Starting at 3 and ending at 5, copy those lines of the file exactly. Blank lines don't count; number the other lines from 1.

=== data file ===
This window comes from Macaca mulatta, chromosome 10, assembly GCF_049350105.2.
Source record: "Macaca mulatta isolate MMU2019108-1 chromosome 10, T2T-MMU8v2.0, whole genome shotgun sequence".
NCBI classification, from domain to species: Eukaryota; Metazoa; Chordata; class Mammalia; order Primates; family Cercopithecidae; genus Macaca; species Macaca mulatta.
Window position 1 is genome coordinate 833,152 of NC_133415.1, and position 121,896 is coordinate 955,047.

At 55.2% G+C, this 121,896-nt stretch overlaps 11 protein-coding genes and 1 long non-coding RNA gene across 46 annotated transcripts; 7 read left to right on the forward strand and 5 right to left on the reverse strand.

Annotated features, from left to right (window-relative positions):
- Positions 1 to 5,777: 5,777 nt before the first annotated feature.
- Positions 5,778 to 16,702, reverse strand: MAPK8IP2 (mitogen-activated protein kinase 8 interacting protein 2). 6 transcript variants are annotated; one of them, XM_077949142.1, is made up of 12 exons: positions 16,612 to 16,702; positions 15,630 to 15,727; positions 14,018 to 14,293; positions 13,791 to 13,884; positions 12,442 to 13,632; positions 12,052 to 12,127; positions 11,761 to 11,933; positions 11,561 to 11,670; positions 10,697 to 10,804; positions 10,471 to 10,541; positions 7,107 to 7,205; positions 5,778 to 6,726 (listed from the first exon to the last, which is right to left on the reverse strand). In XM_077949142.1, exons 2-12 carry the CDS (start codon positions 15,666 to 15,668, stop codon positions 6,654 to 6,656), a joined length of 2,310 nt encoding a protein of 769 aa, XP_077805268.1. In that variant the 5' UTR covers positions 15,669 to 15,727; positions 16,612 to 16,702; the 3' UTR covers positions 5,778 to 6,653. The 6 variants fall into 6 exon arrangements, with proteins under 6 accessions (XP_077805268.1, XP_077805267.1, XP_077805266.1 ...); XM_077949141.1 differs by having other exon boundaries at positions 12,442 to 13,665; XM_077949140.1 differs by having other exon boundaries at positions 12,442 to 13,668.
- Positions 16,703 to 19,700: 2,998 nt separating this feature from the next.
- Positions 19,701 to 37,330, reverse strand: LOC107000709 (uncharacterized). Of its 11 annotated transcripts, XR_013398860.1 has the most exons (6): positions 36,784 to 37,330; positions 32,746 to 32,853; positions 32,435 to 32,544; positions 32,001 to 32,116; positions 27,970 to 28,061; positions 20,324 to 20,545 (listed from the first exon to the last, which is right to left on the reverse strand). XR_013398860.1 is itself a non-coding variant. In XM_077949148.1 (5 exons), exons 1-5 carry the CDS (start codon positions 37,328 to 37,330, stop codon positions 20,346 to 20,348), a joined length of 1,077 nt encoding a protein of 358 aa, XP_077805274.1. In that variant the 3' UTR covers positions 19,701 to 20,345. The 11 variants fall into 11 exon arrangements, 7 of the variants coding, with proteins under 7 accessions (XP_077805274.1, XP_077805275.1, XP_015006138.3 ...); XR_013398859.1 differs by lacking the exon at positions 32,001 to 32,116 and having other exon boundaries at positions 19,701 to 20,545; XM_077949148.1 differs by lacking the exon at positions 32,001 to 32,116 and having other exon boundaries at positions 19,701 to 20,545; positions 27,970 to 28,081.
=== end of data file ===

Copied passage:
NCBI classification, from domain to species: Eukaryota; Metazoa; Chordata; class Mammalia; order Primates; family Cercopithecidae; genus Macaca; species Macaca mulatta.
Window position 1 is genome coordinate 833,152 of NC_133415.1, and position 121,896 is coordinate 955,047.

At 55.2% G+C, this 121,896-nt stretch overlaps 11 protein-coding genes and 1 long non-coding RNA gene across 46 annotated transcripts; 7 read left to right on the forward strand and 5 right to left on the reverse strand.